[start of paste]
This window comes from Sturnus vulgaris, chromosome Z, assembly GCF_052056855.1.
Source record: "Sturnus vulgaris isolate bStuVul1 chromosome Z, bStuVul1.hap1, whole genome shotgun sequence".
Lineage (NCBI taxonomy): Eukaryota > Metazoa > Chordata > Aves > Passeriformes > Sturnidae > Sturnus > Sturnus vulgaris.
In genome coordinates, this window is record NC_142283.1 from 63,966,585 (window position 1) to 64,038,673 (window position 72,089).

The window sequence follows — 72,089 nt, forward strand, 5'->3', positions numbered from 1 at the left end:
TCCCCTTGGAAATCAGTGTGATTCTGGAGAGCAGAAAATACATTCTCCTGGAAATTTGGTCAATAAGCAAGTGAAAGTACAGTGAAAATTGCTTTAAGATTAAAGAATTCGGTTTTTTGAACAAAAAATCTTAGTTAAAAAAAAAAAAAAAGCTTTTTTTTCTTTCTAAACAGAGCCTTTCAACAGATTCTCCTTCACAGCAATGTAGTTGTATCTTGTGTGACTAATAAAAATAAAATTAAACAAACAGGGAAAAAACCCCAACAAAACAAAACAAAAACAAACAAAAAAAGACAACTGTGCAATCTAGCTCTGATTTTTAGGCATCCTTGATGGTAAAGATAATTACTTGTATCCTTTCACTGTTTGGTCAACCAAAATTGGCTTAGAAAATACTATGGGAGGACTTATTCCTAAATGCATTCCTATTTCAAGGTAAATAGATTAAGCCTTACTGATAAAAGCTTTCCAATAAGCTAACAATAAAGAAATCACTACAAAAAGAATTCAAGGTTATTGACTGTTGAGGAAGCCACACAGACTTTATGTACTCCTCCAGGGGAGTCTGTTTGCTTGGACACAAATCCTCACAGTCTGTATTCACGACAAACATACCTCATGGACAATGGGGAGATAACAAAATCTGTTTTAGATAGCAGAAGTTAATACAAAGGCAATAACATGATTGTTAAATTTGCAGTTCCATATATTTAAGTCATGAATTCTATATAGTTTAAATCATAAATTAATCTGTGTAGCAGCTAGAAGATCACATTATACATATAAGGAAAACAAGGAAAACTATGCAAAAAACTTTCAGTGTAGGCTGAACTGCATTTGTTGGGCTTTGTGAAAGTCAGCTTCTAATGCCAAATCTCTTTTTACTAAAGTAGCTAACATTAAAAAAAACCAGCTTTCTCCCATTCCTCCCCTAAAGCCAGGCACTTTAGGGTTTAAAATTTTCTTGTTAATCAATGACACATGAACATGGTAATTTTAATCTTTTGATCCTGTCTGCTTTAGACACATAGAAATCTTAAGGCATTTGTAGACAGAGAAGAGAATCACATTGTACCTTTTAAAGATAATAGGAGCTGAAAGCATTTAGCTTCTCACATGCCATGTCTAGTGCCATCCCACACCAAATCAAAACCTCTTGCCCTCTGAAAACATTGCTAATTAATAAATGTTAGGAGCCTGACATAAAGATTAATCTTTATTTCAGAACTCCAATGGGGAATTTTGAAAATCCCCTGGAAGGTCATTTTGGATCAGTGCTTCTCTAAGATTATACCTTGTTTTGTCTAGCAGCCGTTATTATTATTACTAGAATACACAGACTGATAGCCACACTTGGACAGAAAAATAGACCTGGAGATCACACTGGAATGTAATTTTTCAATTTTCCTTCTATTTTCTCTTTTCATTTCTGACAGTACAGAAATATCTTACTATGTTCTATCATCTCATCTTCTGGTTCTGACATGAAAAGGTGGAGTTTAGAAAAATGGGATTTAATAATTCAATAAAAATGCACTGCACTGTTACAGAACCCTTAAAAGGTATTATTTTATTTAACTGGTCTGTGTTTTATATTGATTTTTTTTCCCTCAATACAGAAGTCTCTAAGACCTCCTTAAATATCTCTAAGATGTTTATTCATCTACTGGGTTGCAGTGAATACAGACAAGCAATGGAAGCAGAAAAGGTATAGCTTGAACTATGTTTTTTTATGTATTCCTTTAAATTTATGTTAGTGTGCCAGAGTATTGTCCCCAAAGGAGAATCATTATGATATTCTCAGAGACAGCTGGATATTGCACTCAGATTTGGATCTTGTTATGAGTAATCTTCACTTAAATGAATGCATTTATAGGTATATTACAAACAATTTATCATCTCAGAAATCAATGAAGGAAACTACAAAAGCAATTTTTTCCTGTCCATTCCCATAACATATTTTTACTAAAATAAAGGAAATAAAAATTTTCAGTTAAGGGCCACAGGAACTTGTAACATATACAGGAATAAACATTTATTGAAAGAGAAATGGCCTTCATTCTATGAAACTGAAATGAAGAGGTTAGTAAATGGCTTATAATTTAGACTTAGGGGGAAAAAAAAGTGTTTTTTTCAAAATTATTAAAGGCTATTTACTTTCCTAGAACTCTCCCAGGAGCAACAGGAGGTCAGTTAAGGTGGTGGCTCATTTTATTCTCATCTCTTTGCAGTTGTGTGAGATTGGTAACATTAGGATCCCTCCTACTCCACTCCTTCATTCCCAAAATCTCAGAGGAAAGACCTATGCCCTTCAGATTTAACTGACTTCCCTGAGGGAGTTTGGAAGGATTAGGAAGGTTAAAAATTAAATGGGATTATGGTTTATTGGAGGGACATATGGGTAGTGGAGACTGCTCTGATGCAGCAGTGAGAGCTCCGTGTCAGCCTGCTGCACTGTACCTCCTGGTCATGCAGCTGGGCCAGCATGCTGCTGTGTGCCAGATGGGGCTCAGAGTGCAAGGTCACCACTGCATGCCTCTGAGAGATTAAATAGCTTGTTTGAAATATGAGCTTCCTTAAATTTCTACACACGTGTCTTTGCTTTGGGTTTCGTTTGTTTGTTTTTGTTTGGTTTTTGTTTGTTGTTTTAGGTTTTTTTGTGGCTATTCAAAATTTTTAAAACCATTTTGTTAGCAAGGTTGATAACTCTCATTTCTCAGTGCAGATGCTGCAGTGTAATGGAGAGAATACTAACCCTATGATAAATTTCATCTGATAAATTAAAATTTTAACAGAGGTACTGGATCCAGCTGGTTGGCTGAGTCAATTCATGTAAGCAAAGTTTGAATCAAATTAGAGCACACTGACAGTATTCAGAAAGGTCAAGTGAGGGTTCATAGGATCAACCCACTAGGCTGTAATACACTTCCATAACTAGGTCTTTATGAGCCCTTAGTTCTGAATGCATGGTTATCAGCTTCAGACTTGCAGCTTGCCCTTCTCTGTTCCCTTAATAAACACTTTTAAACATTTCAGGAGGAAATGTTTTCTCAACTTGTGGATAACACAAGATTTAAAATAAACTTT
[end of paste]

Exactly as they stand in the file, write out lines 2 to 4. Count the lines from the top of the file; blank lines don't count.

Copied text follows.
Source record: "Sturnus vulgaris isolate bStuVul1 chromosome Z, bStuVul1.hap1, whole genome shotgun sequence".
Lineage (NCBI taxonomy): Eukaryota > Metazoa > Chordata > Aves > Passeriformes > Sturnidae > Sturnus > Sturnus vulgaris.
In genome coordinates, this window is record NC_142283.1 from 63,966,585 (window position 1) to 64,038,673 (window position 72,089).